A Parent’s Guide to a Screen-Free Summer

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School’s out, and children are looking forward to their summer vacations. Depending on how eager they are, summertime can be fruitful or fleeting. For some kids, summer may be the only time they can pick up a new hobby, spend time traveling, or catch up on the latest video games. Because of social media, it’s very easy for young kids and teenagers to connect with their friends. While it’s good to maintain friendships, it can also be harmful if kids spend all their precious free time clicking on their smartphones.

How can parents help their kids to achieve a screen-free summer? Although virtually impossible, limiting screen time is critical if we want to develop healthy relationships and interpersonal social skills among kids of the same age.

Here are three tips on how to get started.

1.  Plan a variety of outdoor activities

When kids are bored, tantrums begin, and they can spiral out of control. Whether it’s summer camp, sports training, or music practice, it’s essential to prioritize planning for summer activities to get the kids outdoors. If budget is an issue, then it’s all the more crucial to research ahead for activities within budget so that kids can manage their expectations.

For parents with young kids, trying something new like backyard camping, obstacle courses, or nature-themed scavenger hunts can encourage them to be curious about their surroundings. Cultivating a love for the outdoors starts during childhood, including their appreciation for all living things. Planning outdoor activities that raise awareness of the environment is also an excellent first step in teaching them how to care for the planet.

2.  Stimulate learning through hands-on experiments

If it’s too hot to go outdoors, turning the kitchen and garage into laboratories are a perfect way to keep kids engaged. Teaching them how to make ice cream, fruit popsicles, or shaved ice desserts can hopefully excite them into learning more about kitchen safety and how to become more responsible in handling food.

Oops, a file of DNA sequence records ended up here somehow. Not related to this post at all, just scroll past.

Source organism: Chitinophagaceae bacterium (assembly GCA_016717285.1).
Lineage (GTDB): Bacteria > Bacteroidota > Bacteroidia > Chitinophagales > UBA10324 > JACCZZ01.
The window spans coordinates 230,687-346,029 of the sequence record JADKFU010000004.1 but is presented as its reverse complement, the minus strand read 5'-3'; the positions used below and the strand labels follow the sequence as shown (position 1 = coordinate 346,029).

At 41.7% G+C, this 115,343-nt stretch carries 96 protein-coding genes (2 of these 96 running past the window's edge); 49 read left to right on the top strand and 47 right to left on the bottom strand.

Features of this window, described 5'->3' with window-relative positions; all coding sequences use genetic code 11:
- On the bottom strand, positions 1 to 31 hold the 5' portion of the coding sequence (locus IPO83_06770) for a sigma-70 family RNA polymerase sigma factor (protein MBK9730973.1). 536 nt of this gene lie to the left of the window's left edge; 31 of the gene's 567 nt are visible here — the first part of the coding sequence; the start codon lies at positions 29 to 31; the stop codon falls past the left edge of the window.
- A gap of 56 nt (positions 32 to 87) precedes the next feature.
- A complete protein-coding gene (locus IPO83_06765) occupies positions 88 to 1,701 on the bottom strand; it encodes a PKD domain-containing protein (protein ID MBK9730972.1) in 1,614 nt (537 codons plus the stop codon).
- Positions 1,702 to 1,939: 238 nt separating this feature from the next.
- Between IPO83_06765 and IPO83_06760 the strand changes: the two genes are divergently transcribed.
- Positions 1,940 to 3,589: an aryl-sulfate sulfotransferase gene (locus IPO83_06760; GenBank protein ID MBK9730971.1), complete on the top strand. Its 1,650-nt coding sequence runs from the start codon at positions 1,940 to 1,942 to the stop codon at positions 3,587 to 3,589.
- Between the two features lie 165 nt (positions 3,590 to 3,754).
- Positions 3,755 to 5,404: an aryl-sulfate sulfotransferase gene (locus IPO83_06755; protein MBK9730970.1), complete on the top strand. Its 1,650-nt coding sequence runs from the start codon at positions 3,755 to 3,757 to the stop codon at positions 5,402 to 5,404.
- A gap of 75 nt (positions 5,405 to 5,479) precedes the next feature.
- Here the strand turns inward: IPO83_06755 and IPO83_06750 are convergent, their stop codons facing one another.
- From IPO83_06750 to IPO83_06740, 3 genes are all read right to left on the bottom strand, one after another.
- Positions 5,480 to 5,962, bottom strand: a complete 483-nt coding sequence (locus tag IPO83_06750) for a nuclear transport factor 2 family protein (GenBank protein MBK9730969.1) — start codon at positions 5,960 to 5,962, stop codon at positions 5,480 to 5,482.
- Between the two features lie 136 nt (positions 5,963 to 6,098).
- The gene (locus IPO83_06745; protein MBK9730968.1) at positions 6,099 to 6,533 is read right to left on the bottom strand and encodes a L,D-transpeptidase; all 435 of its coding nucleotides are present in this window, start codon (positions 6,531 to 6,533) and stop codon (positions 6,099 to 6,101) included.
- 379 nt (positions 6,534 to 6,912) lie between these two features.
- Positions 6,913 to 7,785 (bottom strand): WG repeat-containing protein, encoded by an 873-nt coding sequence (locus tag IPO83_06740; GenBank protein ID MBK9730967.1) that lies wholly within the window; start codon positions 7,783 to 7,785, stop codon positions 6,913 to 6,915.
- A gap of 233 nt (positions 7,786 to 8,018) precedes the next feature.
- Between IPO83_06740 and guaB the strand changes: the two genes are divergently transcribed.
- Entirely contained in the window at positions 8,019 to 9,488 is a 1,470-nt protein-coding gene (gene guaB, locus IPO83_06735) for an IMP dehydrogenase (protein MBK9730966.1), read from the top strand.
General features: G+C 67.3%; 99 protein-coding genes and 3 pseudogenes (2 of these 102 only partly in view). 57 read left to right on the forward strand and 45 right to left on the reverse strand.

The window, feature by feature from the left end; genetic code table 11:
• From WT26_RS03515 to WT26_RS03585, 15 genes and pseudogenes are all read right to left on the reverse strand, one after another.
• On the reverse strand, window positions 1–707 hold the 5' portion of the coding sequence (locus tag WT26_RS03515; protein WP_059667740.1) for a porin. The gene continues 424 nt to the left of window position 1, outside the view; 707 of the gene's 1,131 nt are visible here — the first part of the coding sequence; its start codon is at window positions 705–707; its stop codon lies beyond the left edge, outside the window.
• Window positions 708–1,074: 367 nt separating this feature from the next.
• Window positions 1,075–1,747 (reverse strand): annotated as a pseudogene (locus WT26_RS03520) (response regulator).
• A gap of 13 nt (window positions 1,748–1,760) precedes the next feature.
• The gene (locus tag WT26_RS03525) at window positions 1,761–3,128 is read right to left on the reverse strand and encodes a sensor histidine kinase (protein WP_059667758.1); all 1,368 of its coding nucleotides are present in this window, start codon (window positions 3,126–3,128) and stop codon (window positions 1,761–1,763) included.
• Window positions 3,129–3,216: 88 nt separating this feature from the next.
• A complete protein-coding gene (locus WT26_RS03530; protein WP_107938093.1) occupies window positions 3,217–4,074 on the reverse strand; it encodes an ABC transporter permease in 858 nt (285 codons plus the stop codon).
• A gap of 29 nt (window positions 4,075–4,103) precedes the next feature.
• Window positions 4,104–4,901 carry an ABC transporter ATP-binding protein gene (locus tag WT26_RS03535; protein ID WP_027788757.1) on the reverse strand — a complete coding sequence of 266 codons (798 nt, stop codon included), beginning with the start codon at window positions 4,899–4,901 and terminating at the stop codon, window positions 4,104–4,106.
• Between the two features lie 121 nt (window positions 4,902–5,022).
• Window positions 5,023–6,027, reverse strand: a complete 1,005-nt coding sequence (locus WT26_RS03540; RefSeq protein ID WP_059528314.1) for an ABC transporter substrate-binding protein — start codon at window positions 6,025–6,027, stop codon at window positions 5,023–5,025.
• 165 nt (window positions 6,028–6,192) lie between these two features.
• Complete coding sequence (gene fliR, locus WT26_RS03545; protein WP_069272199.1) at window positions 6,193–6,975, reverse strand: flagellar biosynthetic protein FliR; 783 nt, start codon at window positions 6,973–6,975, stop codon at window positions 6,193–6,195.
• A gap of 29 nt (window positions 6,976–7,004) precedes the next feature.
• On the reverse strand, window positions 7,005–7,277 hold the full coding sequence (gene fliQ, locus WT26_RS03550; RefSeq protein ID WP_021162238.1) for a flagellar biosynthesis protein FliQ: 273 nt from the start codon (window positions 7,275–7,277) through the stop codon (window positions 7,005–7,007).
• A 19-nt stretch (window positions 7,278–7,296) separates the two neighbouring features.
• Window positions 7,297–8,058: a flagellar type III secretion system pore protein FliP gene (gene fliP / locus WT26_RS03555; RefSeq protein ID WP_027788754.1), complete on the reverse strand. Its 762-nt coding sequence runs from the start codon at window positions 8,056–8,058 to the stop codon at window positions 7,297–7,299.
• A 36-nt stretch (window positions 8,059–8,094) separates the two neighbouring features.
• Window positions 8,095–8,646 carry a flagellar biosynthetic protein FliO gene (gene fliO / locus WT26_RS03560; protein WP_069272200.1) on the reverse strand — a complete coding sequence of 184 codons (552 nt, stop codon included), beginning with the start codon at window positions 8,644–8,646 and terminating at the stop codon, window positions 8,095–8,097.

For parents with teenagers, getting their hands dirty to build their furniture or repair an old machine can help them discover if they have a passion for it. While not all kids will have the patience, there are still many ways to use tools in the garage for other hands-on experiments. Some examples are frying an egg on top of the car or making a water rocket launcher to quench the summer heat.

3.  Observe kindness and compassion

Summer doesn’t need to be all fun and games – it can be motivating and life-changing. Practicing compassion for neighbors, animals, and others who may not have the same summer experience is important in making every summer unforgettable. Kids may not remember who won the scavenger hunt during summer camp, but they will remember the new friendships and people they met.

Regardless of the summer activity, kids can develop their interpersonal skills not by chatting with someone over the internet or playing video games but by being physically present and showing up for others. Joining workshops, making bird feeders, or packing up food and water for the homeless are excellent ways to learn something new outside of school.

A great summer

Summertime is notoriously known as the season to enjoy youth and probably do things they have never done before. Spending time on phones and computers can be entertaining, but it can also be a source of boredom if parents do not intervene. The challenge is in seeing whether kids can step out of their comfort zone and learn to be of service to others and themselves, which makes for an ultimately great summer.

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